Editor's Note: Stay in Tune with Current Events
Growing a business or even sustaining a decent level of profitability in these challenging political and economic times is a daunting task at every level in our industry, especially for roofing contractors.
At this point, most contractors have gone through their operations with a fine-toothed comb, removing every ounce of fat and focusing on the basics of running a very lean, efficient contracting business. Yet the business climate demands more. Competition is keen, business insurance costs continue to rise, and, in spite of growing unemployment, finding and keeping good people remains a problem for many contractors. Finding and getting paid for profitable work is as difficult as ever.
What else can you do to find and win profitable work?
It is still possible that you have not discovered every opportunity that exists within the industry or even within your own organization. There may be tools, equipment or systems that would give you the competitive edge you have been seeking. There may be other affordable sources of job leads that will bring the clientele you need. Keeping up with the latest innovations and running a tight ship, however, will only provide you with the price of admission into the game in 2003.
It is possible that finding profits for your roofing business will require not only that you have a clear vision of what your business must be, but also that you act on your “peripheral vision.” This means things that are not directly associated with the roofing business but are of concern to the general public — your customers.
For example, it was recently reported that the movie industry enjoyed a record sales year in 2002 with movie attendance up considerably. What could that possibly have to do with your roofing business? It may be one of the indications of how folks are feeling these days. In a world that seems foreboding and dangerous, people seek the kind of escape they enjoy by going to the movies. So it would follow that when dealing with home and building owners, successful contractors will go out of their way to promote their solution as one that will be the safe choice. We are, after all, in the business of protecting owners’ properties from the elements.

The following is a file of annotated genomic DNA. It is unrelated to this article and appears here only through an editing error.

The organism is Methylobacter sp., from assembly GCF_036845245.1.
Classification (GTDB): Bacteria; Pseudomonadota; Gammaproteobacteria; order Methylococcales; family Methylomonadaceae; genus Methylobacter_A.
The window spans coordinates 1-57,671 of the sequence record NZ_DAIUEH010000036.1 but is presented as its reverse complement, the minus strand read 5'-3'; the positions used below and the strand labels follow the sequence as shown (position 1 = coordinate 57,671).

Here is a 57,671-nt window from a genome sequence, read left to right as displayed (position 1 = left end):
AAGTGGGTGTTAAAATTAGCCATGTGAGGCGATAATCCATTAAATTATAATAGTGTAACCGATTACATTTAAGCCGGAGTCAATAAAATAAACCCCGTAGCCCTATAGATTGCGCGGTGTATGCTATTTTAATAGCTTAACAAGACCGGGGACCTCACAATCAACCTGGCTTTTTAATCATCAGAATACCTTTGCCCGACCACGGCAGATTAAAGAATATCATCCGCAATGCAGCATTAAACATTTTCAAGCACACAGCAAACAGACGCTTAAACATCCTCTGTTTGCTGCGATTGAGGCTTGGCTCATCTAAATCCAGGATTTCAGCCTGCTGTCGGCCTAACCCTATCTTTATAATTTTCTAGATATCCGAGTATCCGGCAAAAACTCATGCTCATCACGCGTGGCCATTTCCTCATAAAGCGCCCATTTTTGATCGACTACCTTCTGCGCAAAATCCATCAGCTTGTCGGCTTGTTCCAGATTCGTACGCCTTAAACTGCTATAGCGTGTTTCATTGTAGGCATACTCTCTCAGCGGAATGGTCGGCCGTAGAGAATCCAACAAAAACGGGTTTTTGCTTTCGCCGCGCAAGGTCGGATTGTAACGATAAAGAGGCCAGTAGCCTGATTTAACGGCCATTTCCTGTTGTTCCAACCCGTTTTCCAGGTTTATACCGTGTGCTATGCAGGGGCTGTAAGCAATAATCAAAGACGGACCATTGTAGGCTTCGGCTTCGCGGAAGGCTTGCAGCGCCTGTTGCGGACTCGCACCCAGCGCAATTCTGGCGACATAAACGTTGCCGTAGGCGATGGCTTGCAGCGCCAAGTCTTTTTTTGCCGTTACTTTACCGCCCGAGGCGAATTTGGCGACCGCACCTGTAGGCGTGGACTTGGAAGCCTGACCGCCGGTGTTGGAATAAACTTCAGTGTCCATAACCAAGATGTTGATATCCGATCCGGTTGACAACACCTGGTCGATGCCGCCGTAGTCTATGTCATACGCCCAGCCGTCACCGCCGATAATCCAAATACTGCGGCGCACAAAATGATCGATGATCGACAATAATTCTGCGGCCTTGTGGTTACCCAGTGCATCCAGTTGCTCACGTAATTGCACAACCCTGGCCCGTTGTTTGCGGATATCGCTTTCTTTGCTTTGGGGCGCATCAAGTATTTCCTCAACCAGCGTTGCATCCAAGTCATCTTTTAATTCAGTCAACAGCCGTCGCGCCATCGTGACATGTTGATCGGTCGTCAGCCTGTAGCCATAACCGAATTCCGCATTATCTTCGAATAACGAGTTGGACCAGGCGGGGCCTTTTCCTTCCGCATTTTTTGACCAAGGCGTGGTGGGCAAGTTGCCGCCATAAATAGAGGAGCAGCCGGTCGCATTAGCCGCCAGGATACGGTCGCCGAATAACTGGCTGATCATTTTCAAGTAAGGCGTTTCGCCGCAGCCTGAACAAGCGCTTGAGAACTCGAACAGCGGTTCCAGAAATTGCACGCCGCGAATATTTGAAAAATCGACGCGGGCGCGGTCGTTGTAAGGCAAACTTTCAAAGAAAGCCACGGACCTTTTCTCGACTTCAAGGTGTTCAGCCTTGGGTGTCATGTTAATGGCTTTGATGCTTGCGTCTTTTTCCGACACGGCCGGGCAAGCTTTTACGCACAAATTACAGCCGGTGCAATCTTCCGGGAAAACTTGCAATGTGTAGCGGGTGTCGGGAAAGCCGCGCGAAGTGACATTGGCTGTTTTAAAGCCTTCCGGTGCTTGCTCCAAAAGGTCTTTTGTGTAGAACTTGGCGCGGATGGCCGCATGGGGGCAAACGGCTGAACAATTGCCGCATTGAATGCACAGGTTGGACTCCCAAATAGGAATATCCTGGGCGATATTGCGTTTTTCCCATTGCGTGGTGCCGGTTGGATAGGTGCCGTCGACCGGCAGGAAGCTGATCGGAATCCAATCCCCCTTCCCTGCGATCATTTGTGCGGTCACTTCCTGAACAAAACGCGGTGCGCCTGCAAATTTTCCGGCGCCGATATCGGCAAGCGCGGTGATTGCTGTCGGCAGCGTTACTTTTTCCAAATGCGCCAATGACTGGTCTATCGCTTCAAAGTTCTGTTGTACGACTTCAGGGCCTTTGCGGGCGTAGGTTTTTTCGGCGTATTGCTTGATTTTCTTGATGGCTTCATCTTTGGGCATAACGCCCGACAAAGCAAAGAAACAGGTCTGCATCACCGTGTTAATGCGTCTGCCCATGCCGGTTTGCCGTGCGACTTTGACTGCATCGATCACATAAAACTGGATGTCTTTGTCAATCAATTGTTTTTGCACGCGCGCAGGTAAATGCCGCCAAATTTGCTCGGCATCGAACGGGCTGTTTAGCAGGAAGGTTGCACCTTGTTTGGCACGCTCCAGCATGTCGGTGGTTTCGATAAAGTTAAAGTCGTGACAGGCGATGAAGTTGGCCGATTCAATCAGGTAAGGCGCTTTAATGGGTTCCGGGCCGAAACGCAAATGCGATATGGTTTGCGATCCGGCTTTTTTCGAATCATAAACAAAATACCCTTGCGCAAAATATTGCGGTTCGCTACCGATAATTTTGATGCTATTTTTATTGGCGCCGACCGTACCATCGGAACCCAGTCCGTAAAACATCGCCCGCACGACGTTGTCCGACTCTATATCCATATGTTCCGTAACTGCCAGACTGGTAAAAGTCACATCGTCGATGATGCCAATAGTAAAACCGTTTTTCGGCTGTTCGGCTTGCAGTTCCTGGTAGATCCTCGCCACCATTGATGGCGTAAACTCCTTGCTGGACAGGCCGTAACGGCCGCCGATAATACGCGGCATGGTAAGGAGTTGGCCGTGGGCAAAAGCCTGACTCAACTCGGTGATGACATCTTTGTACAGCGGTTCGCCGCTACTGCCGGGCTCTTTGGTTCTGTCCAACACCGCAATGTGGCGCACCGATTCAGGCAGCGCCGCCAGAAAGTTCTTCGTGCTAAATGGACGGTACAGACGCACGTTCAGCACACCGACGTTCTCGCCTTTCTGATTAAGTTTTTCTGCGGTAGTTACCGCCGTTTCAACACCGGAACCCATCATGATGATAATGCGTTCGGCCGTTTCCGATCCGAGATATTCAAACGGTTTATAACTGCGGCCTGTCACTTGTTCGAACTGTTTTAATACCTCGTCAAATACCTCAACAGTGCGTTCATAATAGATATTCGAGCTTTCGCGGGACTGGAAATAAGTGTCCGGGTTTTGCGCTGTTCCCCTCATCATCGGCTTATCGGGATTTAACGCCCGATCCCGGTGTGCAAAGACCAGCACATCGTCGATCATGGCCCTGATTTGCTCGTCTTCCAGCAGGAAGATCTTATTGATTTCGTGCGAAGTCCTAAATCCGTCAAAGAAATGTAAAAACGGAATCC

On another front: The government has changed and will continue to change tax codes to jumpstart the economy. The contractor who is well versed on tax issues when speaking with corporate clients may find an edge. You do not need to become a tax consultant, but you should be able to cite examples of how your other clients have taken advantage of changes in the tax code to get “enhanced” depreciation schedules for leasehold improvements such as reroofing. Have a talk with your accountant. Find out what kind of tools he or she can give you to speak more intelligently with your commercial clients.
Your residential customers are looking to improve their investment strategy (just like you are) and may, in times of stock-market uncertainty, want to focus more of their investment dollars on protecting or improving their property. Perhaps they are waiting on you to suggest it to them by way of your advertising initiatives. Maybe there are events that are unique to your area that will have an effect on the buying habits of your potential clients. Paying attention to these things should help to lead your business strategies.
Staying in tune with current events is always advisable for people in business. These days finding opportunities to apply in your business may be found beyond page one or the “business” section. There may be gold in the “sports” or “living” sections as well.